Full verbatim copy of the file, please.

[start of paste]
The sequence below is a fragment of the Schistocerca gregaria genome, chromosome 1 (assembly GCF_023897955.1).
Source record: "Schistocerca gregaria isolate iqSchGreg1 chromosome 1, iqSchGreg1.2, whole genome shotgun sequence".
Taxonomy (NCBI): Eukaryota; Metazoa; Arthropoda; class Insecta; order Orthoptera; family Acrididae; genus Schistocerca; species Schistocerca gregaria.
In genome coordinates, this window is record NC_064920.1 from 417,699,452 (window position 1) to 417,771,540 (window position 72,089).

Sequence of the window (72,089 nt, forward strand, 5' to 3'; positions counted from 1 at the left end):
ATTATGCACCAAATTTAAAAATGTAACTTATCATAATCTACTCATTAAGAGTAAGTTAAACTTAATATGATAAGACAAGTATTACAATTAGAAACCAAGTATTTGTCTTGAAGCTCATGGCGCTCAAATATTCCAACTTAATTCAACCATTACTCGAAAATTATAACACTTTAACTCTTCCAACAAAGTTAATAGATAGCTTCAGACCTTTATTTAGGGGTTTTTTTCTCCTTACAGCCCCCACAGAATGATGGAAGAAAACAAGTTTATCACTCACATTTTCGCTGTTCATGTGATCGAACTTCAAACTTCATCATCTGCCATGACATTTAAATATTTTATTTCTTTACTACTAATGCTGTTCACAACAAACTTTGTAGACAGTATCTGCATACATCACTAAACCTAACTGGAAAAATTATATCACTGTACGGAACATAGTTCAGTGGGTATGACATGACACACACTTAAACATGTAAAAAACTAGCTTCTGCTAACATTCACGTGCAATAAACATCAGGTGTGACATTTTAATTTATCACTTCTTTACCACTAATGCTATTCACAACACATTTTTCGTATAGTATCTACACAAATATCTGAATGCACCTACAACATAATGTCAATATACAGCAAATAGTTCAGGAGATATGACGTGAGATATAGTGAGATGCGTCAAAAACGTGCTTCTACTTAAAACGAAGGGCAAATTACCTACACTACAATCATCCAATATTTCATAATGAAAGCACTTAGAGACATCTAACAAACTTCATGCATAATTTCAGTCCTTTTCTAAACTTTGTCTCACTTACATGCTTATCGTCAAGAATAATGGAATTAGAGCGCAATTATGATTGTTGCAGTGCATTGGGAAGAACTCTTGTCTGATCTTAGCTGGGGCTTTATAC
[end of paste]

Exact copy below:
The sequence below is a fragment of the Schistocerca gregaria genome, chromosome 1 (assembly GCF_023897955.1).
Source record: "Schistocerca gregaria isolate iqSchGreg1 chromosome 1, iqSchGreg1.2, whole genome shotgun sequence".
Taxonomy (NCBI): Eukaryota; Metazoa; Arthropoda; class Insecta; order Orthoptera; family Acrididae; genus Schistocerca; species Schistocerca gregaria.
In genome coordinates, this window is record NC_064920.1 from 417,699,452 (window position 1) to 417,771,540 (window position 72,089).

Sequence of the window (72,089 nt, forward strand, 5' to 3'; positions counted from 1 at the left end):
ATTATGCACCAAATTTAAAAATGTAACTTATCATAATCTACTCATTAAGAGTAAGTTAAACTTAATATGATAAGACAAGTATTACAATTAGAAACCAAGTATTTGTCTTGAAGCTCATGGCGCTCAAATATTCCAACTTAATTCAACCATTACTCGAAAATTATAACACTTTAACTCTTCCAACAAAGTTAATAGATAGCTTCAGACCTTTATTTAGGGGTTTTTTTCTCCTTACAGCCCCCACAGAATGATGGAAGAAAACAAGTTTATCACTCACATTTTCGCTGTTCATGTGATCGAACTTCAAACTTCATCATCTGCCATGACATTTAAATATTTTATTTCTTTACTACTAATGCTGTTCACAACAAACTTTGTAGACAGTATCTGCATACATCACTAAACCTAACTGGAAAAATTATATCACTGTACGGAACATAGTTCAGTGGGTATGACATGACACACACTTAAACATGTAAAAAACTAGCTTCTGCTAACATTCACGTGCAATAAACATCAGGTGTGACATTTTAATTTATCACTTCTTTACCACTAATGCTATTCACAACACATTTTTCGTATAGTATCTACACAAATATCTGAATGCACCTACAACATAATGTCAATATACAGCAAATAGTTCAGGAGATATGACGTGAGATATAGTGAGATGCGTCAAAAACGTGCTTCTACTTAAAACGAAGGGCAAATTACCTACACTACAATCATCCAATATTTCATAATGAAAGCACTTAGAGACATCTAACAAACTTCATGCATAATTTCAGTCCTTTTCTAAACTTTGTCTCACTTACATGCTTATCGTCAAGAATAATGGAATTAGAGCGCAATTATGATTGTTGCAGTGCATTGGGAAGAACTCTTGTCTGATCTTAGCTGGGGCTTTATAC